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Day One, Wine Writers Symposium

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I arrived at the end of Gerald Asher’s talk, so I didn’t hear it, but Joe Roberts told me Mr. Asher basically said that wine descriptions are silly. Mr. Asher is a great wine writer and a personal hero to me, but he’s never been the type of writer who went in for elaborate wine descriptions (much less scores), so he’s entitled to that opinion. After Mr. Asher’s talk there was an interesting workshop on writing personality profiles. Profiles, if you don’t know, are those personality pieces that The New Yorker is famous for. I like writing profiles. I like to get inside a subject’s head and see where they’re really coming from, not where they want you to think they’re coming from. One of the co-presenters was Corie Brown, who’s a principal at zesterdaily.com. She did a live one-on-one interview with a winemaker to show us how it’s done. The winemaker was talking about how important family tradition was to him, and then he said he hadn’t gotten married until he was 45. I thought Corie would immediately ask him why he’d waited so long. Nerves? Didn’t meet the right gal? Stress? Working too hard? Was he gay? But she didn’t, and I thought, “She’s teaching us how to do an interview the right way, and she doesn’t ask the logical question.”

Well, I sat with Corie at lunch afterward and shared this with her, and she told me she had talked with the winemaker beforehand. He’d actually had an earlier marriage that ended with a messy divorce, so she didn’t want to get into that at the workshop. I can understand that, but my first rule of interviewing is THERE ARE NO WRONG QUESTIONS. You can and should ask anything you’re curious about, no matter how much it seems like you’re prying into somebody’s business. You never know where a weird question will take you–potentially to some incredibly interesting place. After all, if someone lets me interview them, they have to expect I’m going to ask anything I want, within bounds (and there are very few bounds). And a person can always answer an uncomfortable question with, “I’m not prepared to discuss that.” Of course, if they do that, they’re in that infamous position of having to explain when they stopped beating their wife.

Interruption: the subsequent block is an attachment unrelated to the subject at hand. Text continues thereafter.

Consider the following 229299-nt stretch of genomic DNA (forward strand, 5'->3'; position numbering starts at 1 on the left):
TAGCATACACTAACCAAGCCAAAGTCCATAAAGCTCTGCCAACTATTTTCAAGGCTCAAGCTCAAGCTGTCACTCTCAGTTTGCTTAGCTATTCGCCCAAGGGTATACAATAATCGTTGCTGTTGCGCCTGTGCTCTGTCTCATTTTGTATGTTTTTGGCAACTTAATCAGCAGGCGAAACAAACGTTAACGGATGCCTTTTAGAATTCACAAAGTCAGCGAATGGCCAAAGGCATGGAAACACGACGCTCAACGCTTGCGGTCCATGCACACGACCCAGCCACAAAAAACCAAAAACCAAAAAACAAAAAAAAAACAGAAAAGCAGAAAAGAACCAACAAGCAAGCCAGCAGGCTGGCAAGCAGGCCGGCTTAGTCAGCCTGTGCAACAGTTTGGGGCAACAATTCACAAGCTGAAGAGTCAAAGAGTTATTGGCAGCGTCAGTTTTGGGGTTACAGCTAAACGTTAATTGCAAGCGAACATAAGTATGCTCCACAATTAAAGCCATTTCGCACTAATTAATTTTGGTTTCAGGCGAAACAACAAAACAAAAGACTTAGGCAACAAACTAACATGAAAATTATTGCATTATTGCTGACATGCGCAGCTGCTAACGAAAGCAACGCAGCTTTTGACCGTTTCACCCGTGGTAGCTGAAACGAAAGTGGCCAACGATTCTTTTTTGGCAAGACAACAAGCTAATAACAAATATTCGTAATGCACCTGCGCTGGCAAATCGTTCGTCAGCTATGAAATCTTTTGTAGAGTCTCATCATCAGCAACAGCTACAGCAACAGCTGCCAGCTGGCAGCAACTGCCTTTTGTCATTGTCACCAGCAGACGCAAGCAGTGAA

Anyhow I enjoyed getting to know Corie and will make zesterdaily.com part of my daily read. Corie has lots of interesting ideas on how to monetize a website and I wish her luck.

After lunch I met with Joel Aiken, by pre-arrangement, at the front desk. Joel, as most of you know, was the longtime winemaker at Beaulieu. He wanted to show me the vineyard of a new winery he’s consulting for, owned by a couple, John and Sharon Harris. The brand is called Rarecat (yes, there’s a story behind  it), and the estate vineyard is in Jericho Canyon, which is in a pocket canyon of the Calistoga appellation. Since I’m writing a story on Calistoga for the June issue of Wine Enthusiast, I was, well, enthusiastic to tour an area I’d been pretty much unaware of. Jericho Canyon is wild and remote and beautiful. John Harris says he’s seen mountain lions partrolling his vineyard. If so, these majestic animals are losing their fear of humans, because the saying used to be you’d never see a mountain lion because they’d see (or smell) you first, and run off. If they’re not running off from John Harris, they’re no longer afraid, which isn’t good news for them or us.